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November 1, 2017 at 2:39 pm

Fairly new to the Powershell community and have dove in over my head working days and searching endlessly to find a way to change the ENV:Path string. ("HKLM:\System\currentControlSet\Control\Session Manager\Environment" -Name Path).path

I need to remove or replace the old Java path c:\program files (x86)\Java\jre1.8.0_151 with the new c:\program files (x86)\Java\jre1.8.0_152 and make it permanent within the Path string that is c:\Windowssystem32;c:\Windows;c:\Windows\System32\Wbem;c:\Windows\System32\WindowsPowershell\v1.0\;c:\Program Files (x86)\Java\jre1.8.0._151;c:\Program Files (x86\ATI Technologies\ATI.ACE\Core-static;. it goes on but you get the point. I could add to the end of the string but then the string over time will become long with outdated paths.
All I have so far is this:
$JavaInstall = test-path "HKLM:\SOFTWARE\WOW6432Node\JavaSoft\"
If ($JavaInstall -eq $True)
{
$CurrentJava = Get-Itempropertyvalue -Name CurrentVersion -path "HKLM:\SOFTWARE\WOW6432Node\JavaSoft\Java Runtime Environment\"
$CurrentHome = Get-itempropertyvalue -Name JavaHome -path "HKLM:\SOFTWARE\WOW6432Node\JavaSoft\Java Runtime Environment\$CurrentJava"
$CurrentHklmPath = (Get-ItemProperty -Path "HKLM:\System\CurrentControlSet\Control\Session Manager\Environment" -Name PATH).path

Ive tried splitting into arrays with split("{;}") with no luck using foreach but that's where it all goes wrong. If I write-host I get the array list but cant figure how to remove the path and put it all back together.

November 1, 2017 at 2:48 pm

I would probably stick with the -split, enumerate them to find the one I wanted, change it, and then -join the array back into a string.

Alternately, if this is completely deterministic, you could just -replace the one you want to change without splitting into an array.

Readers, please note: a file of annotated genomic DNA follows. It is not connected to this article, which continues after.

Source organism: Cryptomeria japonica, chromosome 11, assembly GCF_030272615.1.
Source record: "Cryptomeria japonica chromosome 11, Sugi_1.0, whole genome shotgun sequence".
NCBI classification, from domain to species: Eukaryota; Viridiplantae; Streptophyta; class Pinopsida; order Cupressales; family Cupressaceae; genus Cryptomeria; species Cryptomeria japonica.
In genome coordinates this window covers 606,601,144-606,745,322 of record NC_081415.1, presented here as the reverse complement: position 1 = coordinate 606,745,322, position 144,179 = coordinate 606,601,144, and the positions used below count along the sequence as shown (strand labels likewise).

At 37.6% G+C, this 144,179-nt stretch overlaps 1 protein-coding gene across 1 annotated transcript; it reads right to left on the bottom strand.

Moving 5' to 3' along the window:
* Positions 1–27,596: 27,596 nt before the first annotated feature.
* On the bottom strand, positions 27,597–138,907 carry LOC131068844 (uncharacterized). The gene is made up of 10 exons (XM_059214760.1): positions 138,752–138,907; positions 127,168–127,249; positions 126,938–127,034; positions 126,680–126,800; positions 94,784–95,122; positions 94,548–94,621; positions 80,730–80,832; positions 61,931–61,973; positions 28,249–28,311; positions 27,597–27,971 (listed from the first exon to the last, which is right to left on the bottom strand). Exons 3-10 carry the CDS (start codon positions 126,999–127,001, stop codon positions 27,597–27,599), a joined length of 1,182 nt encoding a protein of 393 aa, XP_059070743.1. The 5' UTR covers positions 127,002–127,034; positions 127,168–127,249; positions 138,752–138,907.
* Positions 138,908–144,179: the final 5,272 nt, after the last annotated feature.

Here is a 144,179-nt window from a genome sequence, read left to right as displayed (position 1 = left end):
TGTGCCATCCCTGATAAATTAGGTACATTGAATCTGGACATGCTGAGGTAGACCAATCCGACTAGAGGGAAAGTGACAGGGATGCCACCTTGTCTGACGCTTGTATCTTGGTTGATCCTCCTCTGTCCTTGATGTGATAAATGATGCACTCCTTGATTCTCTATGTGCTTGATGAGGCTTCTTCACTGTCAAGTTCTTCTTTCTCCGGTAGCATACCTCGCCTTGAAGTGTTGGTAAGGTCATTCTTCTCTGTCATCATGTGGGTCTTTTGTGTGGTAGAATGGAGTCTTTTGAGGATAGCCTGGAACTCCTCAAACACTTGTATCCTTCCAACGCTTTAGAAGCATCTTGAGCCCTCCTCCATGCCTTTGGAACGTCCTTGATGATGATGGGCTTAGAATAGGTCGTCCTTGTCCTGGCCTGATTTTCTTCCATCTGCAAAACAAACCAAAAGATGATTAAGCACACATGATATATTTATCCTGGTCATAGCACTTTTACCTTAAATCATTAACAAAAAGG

November 1, 2017 at 3:14 pm

How about using .replace() to replace without regular expressions (the backslashes and parentheses)
(https://stackoverflow.com/questions/24287537/how-to-replace-literal-strings-in-powershell):

$env:path = $env:path.replace('c:\program files (x86)\Java\jre1.8.0_151', 'c:\program files (x86)\Java\jre1.8.0_152')

Sigh, oh that's not permanent unless you set it in the registry or do this (https://stackoverflow.com/questions/714877/setting-windows-powershell-path-variable):

[Environment]::SetEnvironmentVariable("Path", $env:Path, [System.EnvironmentVariableTarget]::Machine )

November 1, 2017 at 3:39 pm

Don: Issue is this is where I am lost. Would it be
For ($i=0, $i -lt $CurrentHkmlPath; $i++) {}
or foreach ($path in $currentHkmlPath) {}
and even then how do i find the string value within the array and change it.

JS: Thought that was a great idea but no change. Even if, the full path of java would be unknown in the future for a replace. i.e _151 to _152 _153. After the java upgrade the non current version is of unknown path. Lets say I upgrade 152 to 155 in the future. Need a way to search partial, change to current have it be permanent. From what I have read using Env:path would only result in current session and not write permanent. I may be wrong. I'm somewhat new to diving in this deep.

November 1, 2017 at 3:41 pm

I'd use a ForEach.

$newstring = @()
$pieces = $mystring -split “;”
ForEach ($thing in $pieces) {
 If ($thing -eq “whatever I am looking for”) {
  $newstring += “whatever I want instead”
 } else {
  $newstring += $thing
 }
}
$final = $newstring -join “;”

Or use -like instead of -eq if you need to do wildcard matches.

November 1, 2017 at 4:33 pm

Thank you Don, so much!! That works perfectly!!! and it all makes since. I'm am very Grateful for your swift replies and your help with a resolve.

Thank you again

Chris H.

November 1, 2017 at 4:33 pm

I updated how to save it. I guess you can get into regular expressions. "." means any character. You can work out the right regular expressions on this page: https://regex101.com/ You'd have to put an extra backslash before any other backslash or parenthesis.

November 1, 2017 at 5:12 pm

Maybe you can use -replace like this, where a dot means any one character:

$env:path = $env:path -replace 'jre1.8.0_1..','jre1.8.0_152'
[Environment]::SetEnvironmentVariable("Path", $env:path, [System.EnvironmentVariableTarget]::Machine)

Why do you need to do it, though? I have c:\programdata\oracle\java\javapath in the PATH always pointing to java.exe/javaw.exe/javaws.exe. Although I've had problems with Eclipse.

Oh, I didn't know -match worked like this with arrays:

$env:path -split ';' -match 'java'

C:\ProgramData\Oracle\Java\javapath
C:\Program Files (x86)\Java\jdk1.8.0_73\bin